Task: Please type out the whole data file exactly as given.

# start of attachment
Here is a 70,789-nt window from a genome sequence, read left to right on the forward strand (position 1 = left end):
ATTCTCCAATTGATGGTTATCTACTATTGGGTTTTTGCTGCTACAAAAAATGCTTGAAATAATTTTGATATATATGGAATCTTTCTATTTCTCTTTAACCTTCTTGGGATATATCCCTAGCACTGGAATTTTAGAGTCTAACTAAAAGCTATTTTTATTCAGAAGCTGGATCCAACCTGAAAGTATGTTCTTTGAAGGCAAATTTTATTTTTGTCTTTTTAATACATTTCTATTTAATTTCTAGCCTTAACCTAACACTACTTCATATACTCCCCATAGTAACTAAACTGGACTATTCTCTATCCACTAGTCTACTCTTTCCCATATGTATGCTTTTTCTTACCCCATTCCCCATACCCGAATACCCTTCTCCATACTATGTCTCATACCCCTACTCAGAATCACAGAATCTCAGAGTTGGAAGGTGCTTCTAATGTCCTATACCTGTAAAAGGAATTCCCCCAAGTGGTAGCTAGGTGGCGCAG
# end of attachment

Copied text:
Here is a 70,789-nt window from a genome sequence, read left to right on the forward strand (position 1 = left end):
ATTCTCCAATTGATGGTTATCTACTATTGGGTTTTTGCTGCTACAAAAAATGCTTGAAATAATTTTGATATATATGGAATCTTTCTATTTCTCTTTAACCTTCTTGGGATATATCCCTAGCACTGGAATTTTAGAGTCTAACTAAAAGCTATTTTTATTCAGAAGCTGGATCCAACCTGAAAGTATGTTCTTTGAAGGCAAATTTTATTTTTGTCTTTTTAATACATTTCTATTTAATTTCTAGCCTTAACCTAACACTACTTCATATACTCCCCATAGTAACTAAACTGGACTATTCTCTATCCACTAGTCTACTCTTTCCCATATGTATGCTTTTTCTTACCCCATTCCCCATACCCGAATACCCTTCTCCATACTATGTCTCATACCCCTACTCAGAATCACAGAATCTCAGAGTTGGAAGGTGCTTCTAATGTCCTATACCTGTAAAAGGAATTCCCCCAAGTGGTAGCTAGGTGGCGCAG